How Steve Madden built up its e-commerce business
More than 80% of Steve Madden’s revenue still comes from wholesale. But the footwear retailer still finds it important to spend some time focusing on its e-commerce business.
“If someone discovers your brand at Nordstrom, the odds are very good that they will [eventually] come to your site,” said. Jeff Silverman, president of global e-commerce for Steve Madden. At a conference in New York City on Thursday hosted by e-commerce marketing solutions provider Yotpo, Silverman explained how Steve Madden has sought to grow its e-commerce business, without hampering relationships with its wholesale providers, ranging from department stores like Nordstrom and Macy’s, to specialty footwear retailers like DSW.
During its second-quarter earnings at the end of July, Steve Madden reported net sales of $445.0 million, up 12.4% from the year prior. Steve Madden doesn’t break out exactly how many of its sales come from e-commerce. But it said during the second quarter that comparable sales at its own stores were up 6.2%, which it attributed to “strong performance” in the e-commerce business.
Silverman previously founded an e-commerce platform provider called Compo Enhancements, that was acquired by Steve Madden in 2007. In 2009, Silverman left Steve Madden, and then came back in 2015 to manage Blondo, one of the eight brands Steve Madden owns, and then eventually took over the e-commerce business.
“You can get Steve Madden anywhere, and we’re very proud of that,” Silverman said. So, he said that the job of Steve Madden’s website is to not just drive more e-commerce sales, but also to hopefully improve its wholesale business.
Silverman’s first order of business when taking over the business was to migrate the company’s website over to Shopify. Steve Madison previously had developed its own custom e-commerce platform through the acquisition of Compo, and also used Oracle at one point. But, what drew Silverman to Shopify was that he felt the company’s mobile store was better than that of many other e-commerce platform providers’, and better than one that Steve Madden could develop on its own. Today, almost 75% of the sales that come from Steve Madden’s e-commerce site come from mobile.
But, building a successful e-commerce business isn’t just about growing sales. To that end, Silverman said that Steve Madden has tried to reduce its reliance on promotions. He said that Steve Madden has cut down the number of sales it offers year-round, to only offer discounts on product during the major sale periods, like Black Friday.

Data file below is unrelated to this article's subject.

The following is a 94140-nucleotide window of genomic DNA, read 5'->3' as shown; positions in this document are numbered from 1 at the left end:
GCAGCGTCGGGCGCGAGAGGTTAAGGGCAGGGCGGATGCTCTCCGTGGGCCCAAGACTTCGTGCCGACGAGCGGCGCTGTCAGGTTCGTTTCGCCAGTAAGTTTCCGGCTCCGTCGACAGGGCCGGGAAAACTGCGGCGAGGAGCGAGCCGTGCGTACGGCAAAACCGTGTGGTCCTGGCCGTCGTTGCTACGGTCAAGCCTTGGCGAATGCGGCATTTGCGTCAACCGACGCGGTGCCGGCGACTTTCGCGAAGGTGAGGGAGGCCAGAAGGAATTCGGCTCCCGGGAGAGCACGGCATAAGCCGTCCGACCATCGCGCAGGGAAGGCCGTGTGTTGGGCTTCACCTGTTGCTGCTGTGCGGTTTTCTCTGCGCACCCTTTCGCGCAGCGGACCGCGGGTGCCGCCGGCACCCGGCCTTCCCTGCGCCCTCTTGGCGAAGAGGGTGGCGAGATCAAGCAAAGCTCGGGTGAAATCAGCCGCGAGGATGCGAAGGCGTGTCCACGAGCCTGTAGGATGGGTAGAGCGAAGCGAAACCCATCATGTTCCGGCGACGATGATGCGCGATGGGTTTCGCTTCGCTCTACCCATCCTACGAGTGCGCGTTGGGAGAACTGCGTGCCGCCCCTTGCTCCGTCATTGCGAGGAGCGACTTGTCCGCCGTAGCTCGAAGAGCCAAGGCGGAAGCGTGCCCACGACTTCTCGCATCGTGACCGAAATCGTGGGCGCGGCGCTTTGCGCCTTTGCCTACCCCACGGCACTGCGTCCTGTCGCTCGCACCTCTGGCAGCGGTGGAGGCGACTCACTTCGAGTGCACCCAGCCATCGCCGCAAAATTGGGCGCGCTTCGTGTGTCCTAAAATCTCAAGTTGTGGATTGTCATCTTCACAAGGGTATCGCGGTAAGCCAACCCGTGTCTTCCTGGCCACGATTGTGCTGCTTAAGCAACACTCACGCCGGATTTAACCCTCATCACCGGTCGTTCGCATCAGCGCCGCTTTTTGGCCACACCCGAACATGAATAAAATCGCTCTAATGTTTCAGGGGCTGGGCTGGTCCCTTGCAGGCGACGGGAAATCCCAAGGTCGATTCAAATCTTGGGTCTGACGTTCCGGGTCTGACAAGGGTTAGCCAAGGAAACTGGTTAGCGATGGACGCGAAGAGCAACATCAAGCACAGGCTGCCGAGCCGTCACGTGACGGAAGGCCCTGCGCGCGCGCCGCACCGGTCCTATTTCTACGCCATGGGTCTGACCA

Another change Silverman made was to increase the “ask” required from customers in order to get a one-time discount. Steve Madden used to offer customers a 15% one-time discount when they signed up for its email list for the first time. Now, it gives them a 20% off one-time coupon when they sign up for the loyalty program, because it’s more likely that the customer that signs up for the loyalty program will continue to buy from Steve Madden over time. Silverman also said that Steve Madden ships 65% of its online order from one of its 100 owned-and-operated stores, in order to save money on fulfillment costs.
In order to drive more customers to Steve Madden’s website from the get go Silverman said that Steve Madden has invested in paid social (the company spent close to $4 million on paid social last year), and struck partnerships with influencers. Silverman also said that buy-now, pay-later financing option Afterpay has proven to be a valuable selling point among its customers, as well as free two-day-shipping, so Steve Madden will periodically advertise both of these features in its social media ads.
Though Steve Madden will continue to derive the majority of its sales from wholesale, that doesn’t mean it’s not looking to DTC brands for inspiration. In August, Steve Madden announced that it had acquired DTC upstart Greats, with the hope that acquiring Greats can help the company increase its share of sales that come from millennial men.
“Expanding into a DTC-based brand also makes sense, as more brands are seeing the benefits of disintermediation in the industry,” Kathleen Fischer, director of marketing at Boston Retail Partners told Glossy at the time.